These are unprecedented times, and the National Minority Cardiovascular Alliance (NMC Alliance) is committed to ensuring that our most vulnerable populations are not forgotten as we address the new reality created by COVID-19.
We represent historically underrepresented racial and ethnic groups that are frequently underserved, including African American/Black, Hispanic/Latino, Asian/Pacific Islander and Native American populations. These populations are not only at a higher risk of cardiovascular disease, but also share similar cultural practices which center around family, faith and community gatherings which makes them particularly susceptible to COVID-19. We know that in the best of times, these patients often face difficult hurdles that impact their
health, access to care and treatment. Many patients in these groups are facing the pandemic with chronic health, medical, and resource vulnerabilities that create an especially dire reality. As examples:
- The African American/Black community has a disproportionately high burden of chronic illnesses, particularly hypertension and diabetes. A historically rooted general mistrust of the healthcare system could also complicate prompt and effective care.
- The Hispanic/Latino community are less likely to be insured and have regular access to care. Many subgroups in this community are employed in the service industry, which does not lend itself to working from home, thus posing more challenges to seek care if needed.
- The Asian/Pacific Islander community has a particularly high number of individuals working in healthcare, transportation and the service industry, thus may have trouble making ends meet if furloughed, while those who continue to work are at increased exposure of acquiring and transmitting the virus to others, including their loved ones.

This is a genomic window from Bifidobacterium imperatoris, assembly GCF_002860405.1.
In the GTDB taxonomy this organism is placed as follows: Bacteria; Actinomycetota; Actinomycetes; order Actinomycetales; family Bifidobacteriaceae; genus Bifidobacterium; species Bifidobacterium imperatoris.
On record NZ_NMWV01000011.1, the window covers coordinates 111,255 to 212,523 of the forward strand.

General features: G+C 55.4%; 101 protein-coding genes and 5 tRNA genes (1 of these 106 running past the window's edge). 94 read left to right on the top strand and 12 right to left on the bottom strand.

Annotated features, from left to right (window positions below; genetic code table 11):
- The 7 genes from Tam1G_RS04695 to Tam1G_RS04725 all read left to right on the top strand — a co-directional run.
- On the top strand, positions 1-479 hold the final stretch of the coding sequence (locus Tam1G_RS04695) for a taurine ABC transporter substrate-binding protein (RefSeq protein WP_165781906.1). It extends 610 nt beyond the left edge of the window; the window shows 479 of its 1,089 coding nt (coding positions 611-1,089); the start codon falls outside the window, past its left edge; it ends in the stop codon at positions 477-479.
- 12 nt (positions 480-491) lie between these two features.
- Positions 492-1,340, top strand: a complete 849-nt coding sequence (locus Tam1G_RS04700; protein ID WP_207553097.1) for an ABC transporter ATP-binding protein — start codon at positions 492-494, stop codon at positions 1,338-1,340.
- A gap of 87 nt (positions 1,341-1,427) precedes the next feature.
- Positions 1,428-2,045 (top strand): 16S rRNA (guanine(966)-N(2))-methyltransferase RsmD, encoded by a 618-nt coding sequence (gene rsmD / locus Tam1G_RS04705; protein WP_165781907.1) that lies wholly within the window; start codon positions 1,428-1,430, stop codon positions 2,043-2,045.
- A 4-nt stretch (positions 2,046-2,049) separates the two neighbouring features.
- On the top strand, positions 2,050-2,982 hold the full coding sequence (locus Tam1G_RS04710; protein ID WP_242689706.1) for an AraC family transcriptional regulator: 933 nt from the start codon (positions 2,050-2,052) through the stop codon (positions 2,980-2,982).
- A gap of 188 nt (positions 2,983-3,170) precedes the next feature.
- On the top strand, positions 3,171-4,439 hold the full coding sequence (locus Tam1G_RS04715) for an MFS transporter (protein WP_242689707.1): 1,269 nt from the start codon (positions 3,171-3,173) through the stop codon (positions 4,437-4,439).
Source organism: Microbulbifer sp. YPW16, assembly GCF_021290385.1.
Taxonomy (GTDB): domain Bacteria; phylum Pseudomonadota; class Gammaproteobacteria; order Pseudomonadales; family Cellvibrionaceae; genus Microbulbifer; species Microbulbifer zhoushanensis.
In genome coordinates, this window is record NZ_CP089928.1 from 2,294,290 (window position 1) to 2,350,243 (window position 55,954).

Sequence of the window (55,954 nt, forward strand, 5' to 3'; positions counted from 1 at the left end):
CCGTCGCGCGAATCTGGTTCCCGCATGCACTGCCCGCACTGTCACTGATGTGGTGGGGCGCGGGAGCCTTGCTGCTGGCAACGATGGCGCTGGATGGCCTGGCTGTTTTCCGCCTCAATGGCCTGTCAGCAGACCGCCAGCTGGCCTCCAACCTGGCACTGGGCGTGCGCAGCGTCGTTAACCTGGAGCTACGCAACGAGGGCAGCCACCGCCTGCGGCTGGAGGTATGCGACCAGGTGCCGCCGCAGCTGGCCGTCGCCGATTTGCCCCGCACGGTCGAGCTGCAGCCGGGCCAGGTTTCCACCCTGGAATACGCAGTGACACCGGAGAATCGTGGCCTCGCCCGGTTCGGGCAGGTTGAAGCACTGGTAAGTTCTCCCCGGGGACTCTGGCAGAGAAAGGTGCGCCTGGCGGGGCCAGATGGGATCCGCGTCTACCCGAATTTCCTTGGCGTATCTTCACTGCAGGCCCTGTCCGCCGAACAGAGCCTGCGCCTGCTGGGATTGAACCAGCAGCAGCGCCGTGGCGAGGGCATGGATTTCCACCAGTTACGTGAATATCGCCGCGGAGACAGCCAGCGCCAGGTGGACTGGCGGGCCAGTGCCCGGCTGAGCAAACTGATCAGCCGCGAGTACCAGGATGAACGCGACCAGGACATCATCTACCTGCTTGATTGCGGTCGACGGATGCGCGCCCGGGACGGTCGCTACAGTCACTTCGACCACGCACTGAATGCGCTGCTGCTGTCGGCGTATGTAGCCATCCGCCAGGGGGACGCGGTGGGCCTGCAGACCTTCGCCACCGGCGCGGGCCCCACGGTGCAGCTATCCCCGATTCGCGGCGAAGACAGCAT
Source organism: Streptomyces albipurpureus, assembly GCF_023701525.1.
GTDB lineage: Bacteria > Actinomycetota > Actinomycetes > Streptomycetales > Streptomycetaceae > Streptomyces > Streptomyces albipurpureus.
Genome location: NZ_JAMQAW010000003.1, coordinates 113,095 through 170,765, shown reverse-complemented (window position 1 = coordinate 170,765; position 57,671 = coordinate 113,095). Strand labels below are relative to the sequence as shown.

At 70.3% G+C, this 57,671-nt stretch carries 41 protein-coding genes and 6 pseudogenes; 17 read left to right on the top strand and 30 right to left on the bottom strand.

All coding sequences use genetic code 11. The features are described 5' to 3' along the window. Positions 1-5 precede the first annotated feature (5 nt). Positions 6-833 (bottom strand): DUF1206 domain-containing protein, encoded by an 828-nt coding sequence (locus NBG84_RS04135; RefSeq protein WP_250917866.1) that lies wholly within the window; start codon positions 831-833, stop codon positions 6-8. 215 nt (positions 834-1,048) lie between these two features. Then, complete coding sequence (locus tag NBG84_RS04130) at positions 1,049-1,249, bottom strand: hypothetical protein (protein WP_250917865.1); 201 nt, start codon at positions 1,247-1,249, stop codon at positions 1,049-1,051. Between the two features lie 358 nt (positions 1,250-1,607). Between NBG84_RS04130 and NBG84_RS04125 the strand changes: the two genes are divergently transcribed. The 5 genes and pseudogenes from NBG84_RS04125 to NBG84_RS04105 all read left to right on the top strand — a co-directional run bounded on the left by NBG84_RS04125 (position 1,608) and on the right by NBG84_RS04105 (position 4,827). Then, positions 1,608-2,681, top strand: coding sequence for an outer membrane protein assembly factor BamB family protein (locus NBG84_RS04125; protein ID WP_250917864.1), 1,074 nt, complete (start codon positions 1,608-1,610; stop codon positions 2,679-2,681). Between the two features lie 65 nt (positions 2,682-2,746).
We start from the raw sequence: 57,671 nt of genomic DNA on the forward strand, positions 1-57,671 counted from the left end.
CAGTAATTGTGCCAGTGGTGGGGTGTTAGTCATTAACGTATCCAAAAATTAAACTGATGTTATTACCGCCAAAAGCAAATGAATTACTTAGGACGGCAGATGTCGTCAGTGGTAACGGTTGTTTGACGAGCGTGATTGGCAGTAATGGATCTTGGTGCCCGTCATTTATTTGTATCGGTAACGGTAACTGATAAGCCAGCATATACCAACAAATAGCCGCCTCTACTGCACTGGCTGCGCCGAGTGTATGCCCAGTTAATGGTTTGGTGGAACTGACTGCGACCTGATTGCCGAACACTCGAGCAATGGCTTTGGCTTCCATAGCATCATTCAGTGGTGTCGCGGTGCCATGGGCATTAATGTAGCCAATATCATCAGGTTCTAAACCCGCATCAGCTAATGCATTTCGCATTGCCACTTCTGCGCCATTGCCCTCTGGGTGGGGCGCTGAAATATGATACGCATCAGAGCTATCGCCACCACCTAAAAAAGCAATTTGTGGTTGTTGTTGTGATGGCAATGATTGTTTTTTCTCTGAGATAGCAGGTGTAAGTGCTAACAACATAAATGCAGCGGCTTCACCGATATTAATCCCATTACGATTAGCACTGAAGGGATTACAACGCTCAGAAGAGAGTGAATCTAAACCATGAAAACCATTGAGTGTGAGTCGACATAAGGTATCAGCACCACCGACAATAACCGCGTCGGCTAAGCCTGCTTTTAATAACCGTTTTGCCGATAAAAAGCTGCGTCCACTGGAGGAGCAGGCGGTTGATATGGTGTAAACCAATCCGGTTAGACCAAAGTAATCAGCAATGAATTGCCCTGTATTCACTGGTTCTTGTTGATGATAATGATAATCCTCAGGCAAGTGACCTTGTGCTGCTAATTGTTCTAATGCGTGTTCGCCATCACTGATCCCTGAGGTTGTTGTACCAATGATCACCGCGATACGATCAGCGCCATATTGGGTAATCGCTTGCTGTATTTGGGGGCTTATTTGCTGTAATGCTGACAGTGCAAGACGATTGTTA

- The Native American community has traditionally experienced high levels of poverty and unemployment. This, along with a culture that does not readily engage with the healthcare establishment to address cardiovascular health, puts additional burden on an already encumbered group.
We need to recognize the challenges these communities face and acknowledge that additional education, care, resources and attention may be necessary to keep individuals and families in these populations healthy.
Paramount right now is that we all follow the guidance to control the spread and effectively treat those infected with COVID-19. The
has dedicated webpages with guidelines on how to prevent the spread, what to do if you think you are sick, and many other important resources for the country. We need to help support others who are vulnerable, who have more limited ability to shelter in place, and who have limited resources. This is a time where we need community more than ever and there is no place for discrimination. COVID-19 does not care about race or ethnicity; we are all in this together.
The National Minority Cardiovascular Alliance is ensuring our most vulnerable populations are at the forefront of efforts. We greatly appreciate those healthcare workers at the front line of this crisis, and recognize the sacrifice being made by the retired doctors and nurses returning to patient care to help those in need. We are grateful to all of you and for the support we receive from our partners.
Stay well, stay vigilant, and stay connected.